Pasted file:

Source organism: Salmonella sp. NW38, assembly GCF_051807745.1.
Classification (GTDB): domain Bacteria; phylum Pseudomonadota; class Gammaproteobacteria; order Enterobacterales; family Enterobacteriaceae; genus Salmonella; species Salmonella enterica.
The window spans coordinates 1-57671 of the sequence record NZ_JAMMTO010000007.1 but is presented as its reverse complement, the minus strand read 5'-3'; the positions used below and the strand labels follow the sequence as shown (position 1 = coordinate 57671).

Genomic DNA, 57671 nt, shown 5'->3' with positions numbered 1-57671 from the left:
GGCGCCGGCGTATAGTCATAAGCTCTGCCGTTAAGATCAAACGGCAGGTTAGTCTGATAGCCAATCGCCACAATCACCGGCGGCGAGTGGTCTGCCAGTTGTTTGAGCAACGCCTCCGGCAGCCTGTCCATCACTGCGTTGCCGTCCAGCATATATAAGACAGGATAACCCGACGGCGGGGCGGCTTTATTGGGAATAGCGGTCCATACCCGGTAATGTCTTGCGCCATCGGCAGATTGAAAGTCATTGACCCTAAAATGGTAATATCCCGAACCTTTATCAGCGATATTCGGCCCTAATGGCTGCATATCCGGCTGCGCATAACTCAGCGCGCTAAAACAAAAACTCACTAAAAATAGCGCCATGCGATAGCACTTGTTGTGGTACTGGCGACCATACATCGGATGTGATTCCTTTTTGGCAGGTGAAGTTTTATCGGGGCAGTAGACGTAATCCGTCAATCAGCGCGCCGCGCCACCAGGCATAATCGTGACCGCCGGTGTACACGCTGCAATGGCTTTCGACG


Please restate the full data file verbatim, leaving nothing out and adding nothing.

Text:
Source organism: Salmonella sp. NW38, assembly GCF_051807745.1.
Classification (GTDB): domain Bacteria; phylum Pseudomonadota; class Gammaproteobacteria; order Enterobacterales; family Enterobacteriaceae; genus Salmonella; species Salmonella enterica.
The window spans coordinates 1-57671 of the sequence record NZ_JAMMTO010000007.1 but is presented as its reverse complement, the minus strand read 5'-3'; the positions used below and the strand labels follow the sequence as shown (position 1 = coordinate 57671).

Genomic DNA, 57671 nt, shown 5'->3' with positions numbered 1-57671 from the left:
GGCGCCGGCGTATAGTCATAAGCTCTGCCGTTAAGATCAAACGGCAGGTTAGTCTGATAGCCAATCGCCACAATCACCGGCGGCGAGTGGTCTGCCAGTTGTTTGAGCAACGCCTCCGGCAGCCTGTCCATCACTGCGTTGCCGTCCAGCATATATAAGACAGGATAACCCGACGGCGGGGCGGCTTTATTGGGAATAGCGGTCCATACCCGGTAATGTCTTGCGCCATCGGCAGATTGAAAGTCATTGACCCTAAAATGGTAATATCCCGAACCTTTATCAGCGATATTCGGCCCTAATGGCTGCATATCCGGCTGCGCATAACTCAGCGCGCTAAAACAAAAACTCACTAAAAATAGCGCCATGCGATAGCACTTGTTGTGGTACTGGCGACCATACATCGGATGTGATTCCTTTTTGGCAGGTGAAGTTTTATCGGGGCAGTAGACGTAATCCGTCAATCAGCGCGCCGCGCCACCAGGCATAATCGTGACCGCCGGTGTACACGCTGCAATGGCTTTCGACG